A museum’s collection is made of both tangible objects and knowledge and is meant to be seen and shared with the museum’s audience. If museum labels often show where an exhibit is lent from – and sometimes to which museum it is lent to – very few museums give their audience a comprehensive resource of where their exhibits travel outside of their own venue.
Among the biggest exhibit and knowledge lenders, the British Museum has a key place. With some 8 million works and some of the leading British experts in various fields, it regularly shares its assets with visitors of museums and galleries across the UK, so much that is actually lends more objects that any other museum in the world.
The sharing of collections with a huge ecosystem makes the British Museum a true museum dedicated to British citizen. And Museum of the Citizen actually is the name of a project carried out by the Museum for a year until last March.
It shows how the British museum is a resource for citizens who cannot come and physically visit it, and not only by lending objects like the super popular Sikh fortress turban. Of course, it has been digitally sharing information in various forms with the public: by crowdsourcing a reconstruction of the museum in Minecraft, by creating 3D models of more than one hundred exhibits, by partaking in a BBC podcast series and by making exhibitions and a geographical timeline of its exhibits with the Google Institute.
But besides sharing with a wide audience, the museum has also become a real resource for professionals through a Knowledge exchange programme.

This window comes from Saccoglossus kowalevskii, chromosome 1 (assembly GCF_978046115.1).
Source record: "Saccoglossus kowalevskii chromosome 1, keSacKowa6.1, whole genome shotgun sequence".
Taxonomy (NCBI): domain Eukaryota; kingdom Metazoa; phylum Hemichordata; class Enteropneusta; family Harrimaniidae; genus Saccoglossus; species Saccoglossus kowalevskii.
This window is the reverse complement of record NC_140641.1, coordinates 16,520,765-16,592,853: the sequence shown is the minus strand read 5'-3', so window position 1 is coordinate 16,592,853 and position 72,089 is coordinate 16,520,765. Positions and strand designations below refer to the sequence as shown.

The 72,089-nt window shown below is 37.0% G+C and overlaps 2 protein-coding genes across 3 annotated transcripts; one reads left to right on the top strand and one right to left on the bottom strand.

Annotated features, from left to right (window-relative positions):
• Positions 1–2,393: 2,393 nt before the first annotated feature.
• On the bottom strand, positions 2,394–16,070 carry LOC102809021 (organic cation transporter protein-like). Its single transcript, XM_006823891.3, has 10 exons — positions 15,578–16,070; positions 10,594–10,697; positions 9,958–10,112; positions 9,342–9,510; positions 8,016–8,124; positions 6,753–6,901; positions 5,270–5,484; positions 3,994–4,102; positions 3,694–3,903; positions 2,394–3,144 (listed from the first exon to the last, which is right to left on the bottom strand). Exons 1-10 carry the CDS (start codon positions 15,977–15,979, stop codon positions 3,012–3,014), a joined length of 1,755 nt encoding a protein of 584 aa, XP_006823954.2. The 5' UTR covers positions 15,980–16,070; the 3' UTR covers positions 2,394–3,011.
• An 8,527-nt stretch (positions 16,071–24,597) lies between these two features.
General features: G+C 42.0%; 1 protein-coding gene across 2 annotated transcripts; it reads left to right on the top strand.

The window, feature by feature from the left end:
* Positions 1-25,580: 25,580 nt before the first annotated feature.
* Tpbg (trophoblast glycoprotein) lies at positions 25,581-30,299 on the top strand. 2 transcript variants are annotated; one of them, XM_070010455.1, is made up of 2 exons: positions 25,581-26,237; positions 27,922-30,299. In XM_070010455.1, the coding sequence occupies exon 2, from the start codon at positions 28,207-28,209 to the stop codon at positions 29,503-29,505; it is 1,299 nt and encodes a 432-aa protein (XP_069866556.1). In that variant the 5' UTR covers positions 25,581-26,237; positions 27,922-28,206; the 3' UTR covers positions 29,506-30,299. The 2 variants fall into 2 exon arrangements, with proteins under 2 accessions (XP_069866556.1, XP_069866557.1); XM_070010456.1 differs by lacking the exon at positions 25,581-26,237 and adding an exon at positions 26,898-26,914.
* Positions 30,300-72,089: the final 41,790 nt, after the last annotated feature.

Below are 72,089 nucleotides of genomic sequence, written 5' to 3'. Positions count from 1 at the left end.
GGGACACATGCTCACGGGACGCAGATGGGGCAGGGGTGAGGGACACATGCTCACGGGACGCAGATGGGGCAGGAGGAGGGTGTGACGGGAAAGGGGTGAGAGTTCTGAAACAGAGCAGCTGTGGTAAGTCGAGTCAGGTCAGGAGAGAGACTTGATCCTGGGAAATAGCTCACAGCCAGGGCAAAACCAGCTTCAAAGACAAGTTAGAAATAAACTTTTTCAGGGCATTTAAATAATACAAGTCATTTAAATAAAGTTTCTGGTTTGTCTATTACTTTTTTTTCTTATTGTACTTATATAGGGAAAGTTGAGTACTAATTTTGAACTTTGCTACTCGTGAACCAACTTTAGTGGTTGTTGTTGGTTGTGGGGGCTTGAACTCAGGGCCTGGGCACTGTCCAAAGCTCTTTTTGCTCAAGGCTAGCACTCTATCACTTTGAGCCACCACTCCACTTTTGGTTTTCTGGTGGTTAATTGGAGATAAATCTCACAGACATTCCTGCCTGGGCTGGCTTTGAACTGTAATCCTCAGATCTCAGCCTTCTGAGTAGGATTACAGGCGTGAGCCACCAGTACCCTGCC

What it’s in it for the British museum, you ask? Well, there is only so much you can do and that much you can thrive within your own walls. Having a network of partners allows to both show collections that would stay hidden because of the lack of shelf space and help your curators grow by working with fellow curators from other institutions.
Gathering all those initiatives on one page also is a way to show that they are all connected. They were launched separately and for different audiences – gamers, professionals, visitors from other museums, makers… – but are all part of the same impulse to spread the assets of the British Museum.
To go even further in promoting the network that is built around the British, it would be interesting to have access to a map of British Museum loans across the United Kingdom (or the world), to the history of loans of a given object or to a calendar of current speeches and conferences by experts from the British Museum.
And because all major museums are big lenders, it would be both great to see them share want they lend… and well as to see smaller museums show what they borrow.